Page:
Are PRP Injections Safe?

Because PRP is an autologous therapy (derived from your own blood), it has an outstanding safety profile. There is no risk of an adverse reaction or disease transmission. Talk to your provider if you're taking any medications or if you experience any severe discomfort after your injection.

PRP Injections for TMJ Pain in Marysville, OH

TMD affects many of the ways we connect to other people, such as smiling, speaking, and laughing. But you don't have to live in pain.

If you're in the Marysville, OH area and suffering from TMJ pain, we may be able to help. Call us today to learn more about how PRP therapy can improve your symptoms and bring back your smile.

Call us today to learn what PRP can do for you.

 

References:

  1. TMD (Temporomandibular Disorders). National Institute of Dental and Craniofacial Research. Retrieved May 4, 2022, from https://www.nidcr.nih.gov/health-info/tmd
  2. Temporomandibular Disorder (TMD). Johns Hopkins Medicine. Retrieved May 4, 2022, from https://www.hopkinsmedicine.org/health/conditions-and-diseases/temporomandibular-disorder-tmd
  3. Furquim BD, Flamengui LM, Conti PC. TMD and chronic pain: a current view. Dental Press J Orthod. 2015;20(1):127-133. doi:10.1590/2176-9451.20.1.127-133.sar
  4. Masuki, H., Okudera, T., Watanebe, T. et al. Growth factor and pro-inflammatory cytokine contents in platelet-rich plasma (PRP), plasma rich in growth factors (PRGF), advanced platelet-rich fibrin (A-PRF), and concentrated growth factors (CGF). Int J Implant Dent 2, 19 (2016). https://doi.org/10.1186/s40729-016-0052-4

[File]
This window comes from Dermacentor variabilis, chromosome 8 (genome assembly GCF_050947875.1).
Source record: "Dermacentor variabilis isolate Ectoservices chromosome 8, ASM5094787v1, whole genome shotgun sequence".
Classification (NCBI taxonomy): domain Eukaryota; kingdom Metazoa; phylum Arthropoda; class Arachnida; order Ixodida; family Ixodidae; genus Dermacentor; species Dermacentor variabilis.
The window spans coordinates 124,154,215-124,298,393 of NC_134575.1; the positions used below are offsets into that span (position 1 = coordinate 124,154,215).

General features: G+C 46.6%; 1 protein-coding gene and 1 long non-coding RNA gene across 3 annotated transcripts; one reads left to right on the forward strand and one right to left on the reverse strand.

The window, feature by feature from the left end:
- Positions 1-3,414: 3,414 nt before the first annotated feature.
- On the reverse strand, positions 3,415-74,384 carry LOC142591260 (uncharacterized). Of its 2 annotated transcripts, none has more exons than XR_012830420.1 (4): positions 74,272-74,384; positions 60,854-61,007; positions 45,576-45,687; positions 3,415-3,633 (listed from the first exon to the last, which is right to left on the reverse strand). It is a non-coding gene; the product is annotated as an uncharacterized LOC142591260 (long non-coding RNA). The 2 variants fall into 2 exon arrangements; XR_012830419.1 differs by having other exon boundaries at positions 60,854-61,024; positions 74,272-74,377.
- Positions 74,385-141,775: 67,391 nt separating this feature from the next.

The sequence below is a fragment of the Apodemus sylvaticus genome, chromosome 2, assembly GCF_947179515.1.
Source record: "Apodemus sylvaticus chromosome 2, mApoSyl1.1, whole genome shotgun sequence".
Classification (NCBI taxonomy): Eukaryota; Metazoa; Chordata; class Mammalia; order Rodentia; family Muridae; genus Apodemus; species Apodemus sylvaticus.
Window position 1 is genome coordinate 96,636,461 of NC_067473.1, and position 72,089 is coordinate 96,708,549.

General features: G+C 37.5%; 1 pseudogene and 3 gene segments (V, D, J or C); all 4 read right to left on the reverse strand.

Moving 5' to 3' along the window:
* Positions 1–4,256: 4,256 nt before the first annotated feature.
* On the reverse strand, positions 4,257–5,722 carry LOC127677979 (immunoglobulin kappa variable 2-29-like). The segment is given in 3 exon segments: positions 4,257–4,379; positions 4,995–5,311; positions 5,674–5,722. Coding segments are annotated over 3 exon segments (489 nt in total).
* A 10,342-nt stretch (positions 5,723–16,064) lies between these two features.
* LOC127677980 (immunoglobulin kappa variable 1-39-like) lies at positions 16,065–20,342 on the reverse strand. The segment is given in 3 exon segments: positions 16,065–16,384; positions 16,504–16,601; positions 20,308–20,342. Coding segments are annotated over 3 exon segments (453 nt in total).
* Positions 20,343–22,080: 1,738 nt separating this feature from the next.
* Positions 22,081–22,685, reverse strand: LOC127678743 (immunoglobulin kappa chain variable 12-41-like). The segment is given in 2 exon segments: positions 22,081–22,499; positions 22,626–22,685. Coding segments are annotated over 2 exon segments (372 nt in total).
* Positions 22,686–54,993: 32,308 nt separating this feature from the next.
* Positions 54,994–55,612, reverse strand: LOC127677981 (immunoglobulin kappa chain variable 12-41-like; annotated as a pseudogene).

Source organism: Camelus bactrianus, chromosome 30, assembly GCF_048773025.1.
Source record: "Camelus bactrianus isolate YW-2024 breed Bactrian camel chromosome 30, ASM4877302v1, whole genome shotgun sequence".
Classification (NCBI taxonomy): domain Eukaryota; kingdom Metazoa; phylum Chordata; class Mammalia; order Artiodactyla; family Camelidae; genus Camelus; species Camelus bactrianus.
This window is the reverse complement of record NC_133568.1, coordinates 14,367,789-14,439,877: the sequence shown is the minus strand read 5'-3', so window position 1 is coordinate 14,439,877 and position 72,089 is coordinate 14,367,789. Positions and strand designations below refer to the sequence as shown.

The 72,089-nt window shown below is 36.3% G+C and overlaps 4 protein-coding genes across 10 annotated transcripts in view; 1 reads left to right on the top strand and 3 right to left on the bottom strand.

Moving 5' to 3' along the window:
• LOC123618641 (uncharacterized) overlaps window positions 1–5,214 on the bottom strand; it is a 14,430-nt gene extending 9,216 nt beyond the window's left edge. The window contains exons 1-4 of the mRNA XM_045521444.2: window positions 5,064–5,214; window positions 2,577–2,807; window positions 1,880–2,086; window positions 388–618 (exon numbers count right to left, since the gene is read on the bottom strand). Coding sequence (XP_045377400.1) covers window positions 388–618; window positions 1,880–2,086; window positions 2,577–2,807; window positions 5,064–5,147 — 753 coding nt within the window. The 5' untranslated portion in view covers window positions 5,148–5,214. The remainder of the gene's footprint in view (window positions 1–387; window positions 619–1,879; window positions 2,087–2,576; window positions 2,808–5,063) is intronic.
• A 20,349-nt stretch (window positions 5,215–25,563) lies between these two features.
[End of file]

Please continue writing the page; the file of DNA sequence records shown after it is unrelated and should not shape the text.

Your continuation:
5. H.C. de Boer , C. Verseyden , L.H. Ulfman , J.J. Zwaginga , I. Bot , E.A. Biessen , T.J. Rabelink , and A.J. van Zonneveld. Fibrin and Activated Platelets Cooperatively Guide Stem Cells to a Vascular Injury and Promote Differentiation Towards an Endothelial Cell Phenotype. Arteriosclerosis, Thrombosis, and Vascular Biology. 2006;26:1653-1659.
  6. Nitzan DW, Dolwick MF, Martinez GA. Temporomandibular joint arthrocentesis: a simplified treatment for severe, limited mouth opening. J Oral Maxillofac Surg. 1991 Nov;49(11):1163-7; discussion 1168-70. doi: 10.1016/0278-2391(91)90409-f. PMID: 1941330.
  7. Chandra L, Goyal M, Srivastava D. Minimally invasive intraarticular platelet rich plasma injection for refractory temporomandibular joint dysfunction syndrome in comparison to arthrocentesis. J Family Med Prim Care. 2021;10(1):254-258. doi:10.4103/jfmpc.jfmpc_1633_20
  8. Zotti F, Albanese M, Rodella LF, Nocini PF. Platelet-Rich Plasma in Treatment of Temporomandibular Joint Dysfunctions: Narrative Review. Int J Mol Sci. 2019;20(2):277. Published 2019 Jan 11. doi:10.3390/ijms20020277
  9. Liu, S-S, Xu, L-L, Fan, S, et al. Effect of platelet-rich plasma injection combined with individualised comprehensive physical therapy on temporomandibular joint osteoarthritis: A prospective cohort study. J Oral Rehabil. 2022; 49: 150- 159. https://doi.org/10.1111/joor.13261